Plus, it doesn’t hurt to look presentable when checking in, especially if you don’t have a reservation.

Fair warning though, don’t dress up to the point you’re uncomfortable on your commute. 

I can tell you from too many experiences in New York, that there’s nothing worse than having to take the train and walk to the restaurant in heels, especially if the weather is bad.

Have a Drink While You’re Getting Ready


I don’t know about you, but one of my favorite things about getting ready for a night out with friends is having a drink while getting ready.

Pour yourself your favorite drink, turn on some fun music, and have fun putting together a cute look.

Obviously, don’t go overboard if you’re drinking something alcoholic. I know it’s easy to think it’s a good idea to have a refill because it’ll make you feel more confident, but you don’t want to be too tipsy as you’re heading to dinner.

Also, the last thing you want is to be stressed over possibly being late for your reservation, so before you start getting ready, set an alarm on your phone as a ten minute warning for when you need to leave your home to make it on time to the restaurant.

Come Up With an Alter Ego


One of my favorite tricks for appearing more confident is to come up with a character or some sort of alter ego to channel.

Maybe it’s because I love acting, but I swear this is a great way to fake it until you make it when you need confidence in a situation. 

And it works! 

I’ve used this trick at new jobs, in auditions, on dates, and when heading to a party or restaurant solo. 

Obviously, if it’s a situation where you’re making long-term connections, avoid straying too much from your actual personality and life, but if it’s in a situation where you’ll never see these people again, feel free to have a little fun with it.

I’ll admit every now and again when dining out solo while traveling, especially if a weird guy hits on me, I’ll just entertain myself by coming up with a totally crazy character or story to spook him off, since men rarely take the hint that you don’t want to chat with them. 

Here’s a pro-tip. In that situation, nothing scares them off faster than a woman who’s lost her husband in some crazy accident who came to (insert the name of whatever city you’re in here) to spread his ashes. 

Basically, just pretend you’re Jennifer Coolidge’s character from The White Lotus and you’ll have the creeps running away from you in no time.

Be Confident Asking For a Table for One


Whoever your alter-ego is, make sure they are confident when asking for a table for one.

Take it from an ex-maitre’d, there’s nothing more sad than a person dining alone who is apologetic about it.

Own the fact that you’re a badass who is cool enough to dine solo in a room of people that likely would be too afraid to do what you’re doing.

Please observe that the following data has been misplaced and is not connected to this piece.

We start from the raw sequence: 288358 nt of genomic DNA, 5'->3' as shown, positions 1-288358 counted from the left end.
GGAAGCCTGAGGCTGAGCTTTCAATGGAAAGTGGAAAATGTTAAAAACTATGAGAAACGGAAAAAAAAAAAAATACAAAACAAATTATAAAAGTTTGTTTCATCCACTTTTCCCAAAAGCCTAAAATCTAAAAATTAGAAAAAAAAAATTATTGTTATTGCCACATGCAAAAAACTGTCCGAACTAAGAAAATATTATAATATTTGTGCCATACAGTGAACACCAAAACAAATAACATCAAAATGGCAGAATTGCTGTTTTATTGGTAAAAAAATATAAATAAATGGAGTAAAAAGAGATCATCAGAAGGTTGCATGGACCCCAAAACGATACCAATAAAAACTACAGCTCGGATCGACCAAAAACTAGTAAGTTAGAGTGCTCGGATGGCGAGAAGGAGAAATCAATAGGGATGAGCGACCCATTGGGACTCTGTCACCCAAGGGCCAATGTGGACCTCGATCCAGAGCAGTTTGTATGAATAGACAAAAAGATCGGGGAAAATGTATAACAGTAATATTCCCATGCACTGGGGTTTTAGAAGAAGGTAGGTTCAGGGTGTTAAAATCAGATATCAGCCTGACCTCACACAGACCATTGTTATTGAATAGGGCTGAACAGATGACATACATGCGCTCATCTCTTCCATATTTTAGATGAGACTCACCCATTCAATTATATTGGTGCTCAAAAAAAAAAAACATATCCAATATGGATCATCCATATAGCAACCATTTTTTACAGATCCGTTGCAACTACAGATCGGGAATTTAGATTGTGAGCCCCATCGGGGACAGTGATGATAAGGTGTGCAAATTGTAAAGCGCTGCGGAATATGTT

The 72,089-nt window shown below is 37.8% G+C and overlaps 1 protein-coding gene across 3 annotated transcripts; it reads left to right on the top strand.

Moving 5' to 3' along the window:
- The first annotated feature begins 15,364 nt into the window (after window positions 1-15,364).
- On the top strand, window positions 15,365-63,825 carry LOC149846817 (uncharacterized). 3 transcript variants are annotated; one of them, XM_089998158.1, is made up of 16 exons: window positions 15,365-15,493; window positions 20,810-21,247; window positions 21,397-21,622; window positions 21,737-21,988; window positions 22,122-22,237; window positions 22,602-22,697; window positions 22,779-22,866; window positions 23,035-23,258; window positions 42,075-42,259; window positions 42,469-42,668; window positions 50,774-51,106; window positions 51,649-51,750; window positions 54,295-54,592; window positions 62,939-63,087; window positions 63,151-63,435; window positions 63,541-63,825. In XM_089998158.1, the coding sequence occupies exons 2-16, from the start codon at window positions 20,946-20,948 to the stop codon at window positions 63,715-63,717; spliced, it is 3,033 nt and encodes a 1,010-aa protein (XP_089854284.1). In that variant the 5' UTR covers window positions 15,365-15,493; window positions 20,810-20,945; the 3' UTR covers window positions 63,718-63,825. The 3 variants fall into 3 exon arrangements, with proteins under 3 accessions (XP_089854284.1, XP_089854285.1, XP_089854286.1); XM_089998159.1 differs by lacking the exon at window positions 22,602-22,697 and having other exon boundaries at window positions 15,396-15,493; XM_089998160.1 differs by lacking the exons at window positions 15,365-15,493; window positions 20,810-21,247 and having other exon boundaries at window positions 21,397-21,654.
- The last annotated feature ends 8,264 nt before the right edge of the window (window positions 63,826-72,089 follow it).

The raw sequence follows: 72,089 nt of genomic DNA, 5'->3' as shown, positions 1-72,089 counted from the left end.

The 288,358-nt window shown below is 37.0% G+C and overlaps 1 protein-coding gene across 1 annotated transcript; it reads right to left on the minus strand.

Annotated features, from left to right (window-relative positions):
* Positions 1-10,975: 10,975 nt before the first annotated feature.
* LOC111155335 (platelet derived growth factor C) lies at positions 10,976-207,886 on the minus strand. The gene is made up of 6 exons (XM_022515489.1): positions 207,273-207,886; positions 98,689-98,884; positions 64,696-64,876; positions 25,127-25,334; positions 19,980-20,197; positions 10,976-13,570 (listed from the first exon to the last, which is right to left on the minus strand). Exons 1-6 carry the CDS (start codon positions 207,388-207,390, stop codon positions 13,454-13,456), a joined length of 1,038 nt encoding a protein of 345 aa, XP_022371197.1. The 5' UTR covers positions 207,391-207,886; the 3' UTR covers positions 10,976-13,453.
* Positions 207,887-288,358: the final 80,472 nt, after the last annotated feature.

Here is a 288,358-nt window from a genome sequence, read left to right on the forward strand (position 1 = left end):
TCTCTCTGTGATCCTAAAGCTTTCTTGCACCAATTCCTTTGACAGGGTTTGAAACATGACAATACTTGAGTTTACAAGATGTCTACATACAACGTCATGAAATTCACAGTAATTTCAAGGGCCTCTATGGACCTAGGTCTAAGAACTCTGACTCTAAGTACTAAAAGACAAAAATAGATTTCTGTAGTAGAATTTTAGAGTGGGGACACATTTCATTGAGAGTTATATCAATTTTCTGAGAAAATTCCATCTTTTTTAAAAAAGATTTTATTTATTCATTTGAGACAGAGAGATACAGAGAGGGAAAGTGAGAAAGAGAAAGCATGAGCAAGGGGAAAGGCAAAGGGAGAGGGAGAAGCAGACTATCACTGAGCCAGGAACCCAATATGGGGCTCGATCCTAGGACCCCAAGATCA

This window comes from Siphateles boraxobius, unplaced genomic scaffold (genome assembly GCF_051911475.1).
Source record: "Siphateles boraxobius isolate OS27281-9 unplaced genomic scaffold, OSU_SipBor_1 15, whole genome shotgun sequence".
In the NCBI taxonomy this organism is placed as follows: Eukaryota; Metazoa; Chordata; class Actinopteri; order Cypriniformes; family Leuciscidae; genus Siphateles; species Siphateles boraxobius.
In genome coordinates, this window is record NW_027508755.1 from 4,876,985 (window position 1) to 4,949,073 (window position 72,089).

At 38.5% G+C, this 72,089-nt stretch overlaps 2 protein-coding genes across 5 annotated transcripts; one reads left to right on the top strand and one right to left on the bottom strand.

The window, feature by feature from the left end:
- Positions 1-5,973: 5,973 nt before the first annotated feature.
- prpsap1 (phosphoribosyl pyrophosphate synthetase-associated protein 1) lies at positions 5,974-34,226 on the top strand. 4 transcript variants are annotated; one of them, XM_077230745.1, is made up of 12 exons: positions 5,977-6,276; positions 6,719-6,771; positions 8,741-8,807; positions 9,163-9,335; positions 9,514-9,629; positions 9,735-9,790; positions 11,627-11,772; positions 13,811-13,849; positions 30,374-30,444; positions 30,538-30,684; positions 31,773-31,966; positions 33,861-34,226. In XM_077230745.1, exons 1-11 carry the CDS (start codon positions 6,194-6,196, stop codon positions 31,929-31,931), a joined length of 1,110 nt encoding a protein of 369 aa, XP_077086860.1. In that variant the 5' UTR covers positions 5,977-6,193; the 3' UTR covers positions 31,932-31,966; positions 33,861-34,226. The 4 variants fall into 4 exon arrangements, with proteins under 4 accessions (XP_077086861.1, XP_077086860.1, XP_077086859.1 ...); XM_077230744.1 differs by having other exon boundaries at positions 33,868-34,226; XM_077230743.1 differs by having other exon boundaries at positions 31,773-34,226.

I realize it’s likely going to take tons of practice eating at restaurants alone before you actually feel confident dining alone, but I promise if I grew from someone who hated dining alone to loving it, you will too.

A few years ago I would have done anything to avoid going most places solo, except for the theater, but fast-forward to present day, and can say I’m at my happiest when I’m out traveling the world solo.

The best part is now, every time I walk into a restaurant and sit alone, I now feel powerful. There’s truly something really special that happens when you learn to love your own company the most. 

It all just starts with practice, so stand up tall, smile, and ask for that table for one!

Remind Yourself Dining Solo is Normal


If all else fails, just keep reminding yourself that dining solo is a normal thing and not something to be embarrassed by.

I realize this is easier said than done, but I swear it helps if you can just switch your inner monologue from whatever anxious thing you’re thinking to this reminder that it’s normal.

There are tons of people, like business people and especially solo travelers, who eat alone mostly, sometimes, in places where they don’t speak the language.

If they can get through sometimes weeks of dining alone day after day, then you can absolutely get through one solo meal.

If all else fails, you can always get your food to go, but never let yourself feel weird for treating yourself to a delightful meal out.

In fact, I’ll say it again: it’s normal to dine alone, and it’s normal to treat yourself to something nice. Always remember this.

Ask to Dine at the Bar if You Want to Chat With Others


Since I spend so much time alone, I love asking for bar seating whenever a restaurant offers it, especially if it’s a nicer place.

I do this so I can enjoy my meal while still getting the chance to chat a bit with the bartender or those around me. 

This can be a great way to get local tips while traveling, or if you’re in your hometown, a way to make a new friend.

Plus, it feels less awkward sitting solo at a bar versus at a table, so that’s always a bonus.

The only downside can be that it’s easy for people to keep chatting you up when you may want them to go away.

Don’t Be Afraid to Ask for a Certain Table


When a solo diner came into the fine dining restaurant I used to work at, I’d always make sure they had one of our nicer tables any time I could offer it.